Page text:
Last week, when I began to realize the enormity of what was happening to us, I started keeping a loosely attended-to journal to record my thoughts and observations. I wanted to not forget this time. The sharing of my journal can perhaps come later when this is behind us.
I have been capturing epiphanies. Today I had a special one.
I was taking my every-other-daily self-care walk and decided to veer a bit off the usual path around my apartment building. I have been adding more pieces to my outfit to comply with recent recommendations. Today I added a colorful cotton plaid scarf to wear as a bandana, not to serve as a mask (which we know is not protective), but to remind me not to touch my face. I haven’t used this scarf for years. It sits in a drawer with a bunch of other similar ones because it has sentimental value. I used to use them when hiking years ago.
As I marched along, dodging few other walkers (asking myself, why am I always the one to move off the sidewalk?), I realized I had lost my bandana! I was hoping to continue on my new route when I was faced with an unanticipated question. Should I retrace my steps to search for my bandana, or brush it off because I have more at home? I quickly remembered that I had observed several days before how important it is to conserve and preserve. Around I turned, and half a mile later I found it along the edge of the sidewalk! Very quickly this became a talisman of hope and redemption. I reclaimed something that had more meaning than I ever imagined.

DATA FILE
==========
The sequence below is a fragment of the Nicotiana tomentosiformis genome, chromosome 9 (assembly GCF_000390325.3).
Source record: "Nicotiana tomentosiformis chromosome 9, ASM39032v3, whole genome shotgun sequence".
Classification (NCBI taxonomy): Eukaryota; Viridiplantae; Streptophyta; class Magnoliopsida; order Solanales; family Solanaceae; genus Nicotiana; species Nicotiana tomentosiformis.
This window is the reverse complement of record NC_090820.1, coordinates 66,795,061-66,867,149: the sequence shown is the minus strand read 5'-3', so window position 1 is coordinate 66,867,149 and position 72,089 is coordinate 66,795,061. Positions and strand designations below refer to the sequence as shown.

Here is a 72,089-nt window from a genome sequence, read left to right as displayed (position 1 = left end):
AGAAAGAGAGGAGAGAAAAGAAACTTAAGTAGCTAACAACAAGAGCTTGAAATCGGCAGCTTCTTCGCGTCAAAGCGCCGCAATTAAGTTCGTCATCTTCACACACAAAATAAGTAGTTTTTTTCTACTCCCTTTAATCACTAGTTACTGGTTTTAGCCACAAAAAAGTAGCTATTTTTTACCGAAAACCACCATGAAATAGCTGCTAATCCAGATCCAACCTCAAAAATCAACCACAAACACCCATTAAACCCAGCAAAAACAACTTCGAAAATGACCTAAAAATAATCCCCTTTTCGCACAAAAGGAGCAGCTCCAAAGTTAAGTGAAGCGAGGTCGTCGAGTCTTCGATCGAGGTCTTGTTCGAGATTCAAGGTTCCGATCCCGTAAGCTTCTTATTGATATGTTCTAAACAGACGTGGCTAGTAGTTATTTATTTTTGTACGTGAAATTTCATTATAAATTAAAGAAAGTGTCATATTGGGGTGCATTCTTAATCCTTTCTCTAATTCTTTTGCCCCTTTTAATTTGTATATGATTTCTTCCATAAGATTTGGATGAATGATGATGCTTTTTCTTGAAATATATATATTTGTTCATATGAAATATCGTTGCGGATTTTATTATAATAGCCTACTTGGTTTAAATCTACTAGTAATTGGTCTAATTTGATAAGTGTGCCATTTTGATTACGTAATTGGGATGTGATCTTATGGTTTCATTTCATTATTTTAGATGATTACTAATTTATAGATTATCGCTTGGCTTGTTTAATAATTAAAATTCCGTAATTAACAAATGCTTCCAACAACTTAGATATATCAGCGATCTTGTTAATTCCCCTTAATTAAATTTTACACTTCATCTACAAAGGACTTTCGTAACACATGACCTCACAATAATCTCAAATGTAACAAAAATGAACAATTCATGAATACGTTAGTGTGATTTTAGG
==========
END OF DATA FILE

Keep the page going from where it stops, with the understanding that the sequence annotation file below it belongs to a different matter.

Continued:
As I continued walking, I remembered that several days ago, while preparing a space for a workout area, I came across a brass plaque containing the eulogy I had written for my mother, years ago. The description of her washed warmly over me. I had just told my daughters that we should not be fearful; that we come from good Russian stock. Their grandmother came through Ellis Island with far more uncertainty, and look at where we are now. At that moment I knew we could all draw strength from her example, especially me as the matriarch of my family. I have photos of my children all over, for obvious reasons. This moment was different. I took the plaque and a framed photo of my mother and set it up on a shelf where I can see it every day. I added another framed photo of me and my dearest soulmate, Punam Mather, who works with me on all our good deeds. I decided that I was going to add my plaid scarf to the collection when it occurred to me — I am creating an altar. A place to worship precious things that will grow daily.
Throughout the ages people have relied on faith, whatever that may be, to carry them through. We create symbols and images to represent the hope that human beings have for meaningful, good lives. I am no different from the creators of hieroglyphics and cave drawings and Renaissance masters and Jean-Michel Basquiat. I am a human being reconnecting to my humanity.
The day that artificial intelligence can do that… is the day we have to fear. This virus is a wimp.